The online redo log of a database consists of two or more online redo log files. Oracle requires two files to guarantee that one is always available for writing while the other is being archived, if desired.

LGWR writes to online redo log files in a circular fashion; when the current online redo log file is filled, LGWR begins writing to the next available online redo log file. When the last available online redo log file is filled, LGWR returns to the first online redo log file and writes to it, starting the cycle again. Figure 22 - 1 illustrates the circular writing of the online redo log file. The numbers next to each line indicate the sequence in which LGWR writes to each online redo log file.

Filled online redo log files are "available" to LGWR for reuse depending on whether archiving is enabled:

Figure 22 - 1. Circular Use of Online Redo Log Files by LGWR

Active (Current) and Inactive Online Redo Log Files

At any given time, Oracle uses only one of the online redo log files to store redo entries written from the redo log buffer. The online redo log file actively being written by LGWR is called the current online redo log file.

Online redo log files that are required for instance recovery are called active online redo log files. Online redo log files that are not required for instance recovery are called inactive.

If archiving is enabled, an active online log file cannot be reused or overwritten until its contents are archived. If archiving is disabled, when the last online redo log file fills, writing continues by overwriting the first available active file. For more information about archiving options for the redo log, see "Database Archiving Modes" on page 22-18.

Log Switches and Log Sequence Numbers

The point at which Oracle ends writing to one online redo log file and begins writing to another is called a log switch. A log switch always occurs when the current online redo log file is completely filled and writing must continue to the next online redo log file. The database administrator can also force log switches if the current redo log file is closed for some operation (for example, archiving).

Oracle assigns each online redo log file a new log sequence number every time that a log switch occurs and LGWR begins writing to it. If online redo log files are archived, the archived redo log file retains its log sequence number. The online redo log file that is cycled back for use is given the next available log sequence number.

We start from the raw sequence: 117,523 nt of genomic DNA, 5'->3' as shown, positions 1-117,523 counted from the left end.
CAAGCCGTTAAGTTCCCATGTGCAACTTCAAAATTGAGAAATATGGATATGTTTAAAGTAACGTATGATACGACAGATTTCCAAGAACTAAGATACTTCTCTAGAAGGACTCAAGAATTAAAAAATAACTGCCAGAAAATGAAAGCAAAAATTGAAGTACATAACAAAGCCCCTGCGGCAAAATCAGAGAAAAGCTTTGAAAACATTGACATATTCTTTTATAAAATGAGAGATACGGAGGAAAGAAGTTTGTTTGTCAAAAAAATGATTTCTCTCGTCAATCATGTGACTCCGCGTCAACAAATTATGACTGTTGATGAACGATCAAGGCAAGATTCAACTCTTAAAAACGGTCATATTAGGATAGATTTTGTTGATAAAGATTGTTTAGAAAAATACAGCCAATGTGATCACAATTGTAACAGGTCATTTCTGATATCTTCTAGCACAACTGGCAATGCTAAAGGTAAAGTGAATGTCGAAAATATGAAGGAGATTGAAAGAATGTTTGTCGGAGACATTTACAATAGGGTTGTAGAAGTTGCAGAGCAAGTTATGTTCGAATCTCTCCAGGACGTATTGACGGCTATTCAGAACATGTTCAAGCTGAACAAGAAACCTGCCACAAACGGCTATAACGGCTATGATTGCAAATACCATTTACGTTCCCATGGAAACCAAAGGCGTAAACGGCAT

Each redo log file (including online and archived) is uniquely identified by its log sequence number. During instance or media recovery, Oracle properly applies redo log files in ascending order by using the log sequence number of necessary archived and online redo log files.


An event called a checkpoint occurs when an Oracle background process, DBWR, writes all the modified database buffers in the SGA, including committed and uncommitted data, to the data files. Checkpoints are implemented for the following reasons:

Though some overhead is associated with a checkpoint, Oracle does not halt activity nor are current transactions affected. Because DBWR continuously writes database buffers to disk, a checkpoint does not necessarily require many data blocks to be written all at once. Rather, the completion of a checkpoint simply guarantees that all data blocks modified since the previous checkpoint are actually written to disk.

Checkpoints occur whether or not filled online redo log files are archived. If archiving is disabled, a checkpoint affecting an online redo log file must complete before the online redo log file can be reused by LGWR. If archiving is enabled, a checkpoint must complete and the filled online redo log file must be archived before it can be reused by LGWR.

Checkpoints can occur for all datafiles of the database (called database checkpoints) or can occur for only specific datafiles. The following list explains when checkpoints occur and what type happens in each situation:

Note: Checkpoints also occur at other times if the Oracle Parallel Server is used; see Oracle7 Parallel Server Concepts & Administration for more information.